On the woodland slopes nearer to the house, Vinca minor, dog tooth violets, and pulmonaria carpet the ground, while the delicate Anemone nemerosa comes later.
Above: On the woodland slopes nearer to the house, Vinca minor, dog tooth violets, and pulmonaria carpet the ground, while the delicate Anemone nemerosa comes later.
Celia’s promise to beat the squirrels has paid off. After planting more than
Above: Celia’s promise to beat the squirrels has paid off. After planting more than 2,500 bulbs in the autumn, she delights at seeing the newborn clump of Crocus chrysanthus ‘Blue Pearl’: “I guess we planted enough for all of us.”
Contrasting with this is Iris reticulata, including the soft cornflower blue of I. ‘Lady Beatrix Stanley&#8
Above: Contrasting with this is Iris reticulata, including the soft cornflower blue of I. ‘Lady Beatrix Stanley’, named in 1935 after the Royal Horticultural Society member and show judge.
Nearby the velvety purple petals of Iris. r. ‘Harmony’ are complemented by the yellow pattern on the falls.
Above: Nearby the velvety purple petals of Iris. r. ‘Harmony’ are complemented by the yellow pattern on the falls.

Most of the narcissi are the small ‘Tête à Tête’ but very now and then a hot orange ‘Jet Fire’ pokes its head a little higher.

Many of the flowers are framed by the unusual fence made from driftwood and bicycle tire rims, with which Celia fell in love at the Malvern Flower Show.
Above: Many of the flowers are framed by the unusual fence made from driftwood and bicycle tire rims, with which Celia fell in love at the Malvern Flower Show.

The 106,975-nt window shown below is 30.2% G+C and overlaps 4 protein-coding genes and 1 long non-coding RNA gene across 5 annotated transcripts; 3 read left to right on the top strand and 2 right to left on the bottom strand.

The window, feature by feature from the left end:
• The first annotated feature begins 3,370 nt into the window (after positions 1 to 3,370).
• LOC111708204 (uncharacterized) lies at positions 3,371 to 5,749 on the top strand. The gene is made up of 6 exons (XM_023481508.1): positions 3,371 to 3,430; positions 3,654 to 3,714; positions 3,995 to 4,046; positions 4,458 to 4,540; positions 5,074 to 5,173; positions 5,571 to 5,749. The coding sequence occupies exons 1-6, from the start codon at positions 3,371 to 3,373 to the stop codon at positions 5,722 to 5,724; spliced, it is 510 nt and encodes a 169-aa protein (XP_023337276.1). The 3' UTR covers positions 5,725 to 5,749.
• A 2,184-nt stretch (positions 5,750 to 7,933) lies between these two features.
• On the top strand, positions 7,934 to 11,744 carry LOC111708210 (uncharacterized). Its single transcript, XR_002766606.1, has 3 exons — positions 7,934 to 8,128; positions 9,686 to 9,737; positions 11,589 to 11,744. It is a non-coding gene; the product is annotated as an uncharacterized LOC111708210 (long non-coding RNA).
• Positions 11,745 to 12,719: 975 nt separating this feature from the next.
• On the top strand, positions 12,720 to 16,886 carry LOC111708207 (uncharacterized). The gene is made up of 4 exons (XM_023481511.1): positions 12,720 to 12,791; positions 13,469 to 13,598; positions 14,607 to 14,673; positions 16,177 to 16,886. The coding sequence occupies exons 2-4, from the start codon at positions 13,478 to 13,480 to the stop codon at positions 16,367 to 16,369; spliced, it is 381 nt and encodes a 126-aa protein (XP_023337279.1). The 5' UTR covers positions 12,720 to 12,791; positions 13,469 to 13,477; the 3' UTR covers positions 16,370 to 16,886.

An old ash tree which had died was allowed to stand and UK television show host Robin Leach was encouraged to make his first-ever sculpture from it.
Above: An old ash tree which had died was allowed to stand and UK television show host Robin Leach was encouraged to make his first-ever sculpture from it.

The newest addition to the garden towers over the two recently restored ponds. The trunk now houses newts, butterflies, bulrushes, dragonflies, and a Green Man. Very apt for this woodland setting.

The secret of this garden? A happy eco-system. Celia and Dave fill more than  bird feeders at least once a week throughout the winter, encouraging a huge variety of birds.
Above: The secret of this garden? A happy eco-system. Celia and Dave fill more than 20 bird feeders at least once a week throughout the winter, encouraging a huge variety of birds.
Soon Celia will begin to replant the hundreds of pots on her terrace for a summer show of begonias, but for now Trench Hill showcases the English spring at its best.
Above: Soon Celia will begin to replant the hundreds of pots on her terrace for a summer show of begonias, but for now Trench Hill showcases the English spring at its best.

See more growing tips in Hellebores: A Field Guide to Planting, Care & Design in our curated guides to Perennials 101. For more of our favorite springtime gardens, see: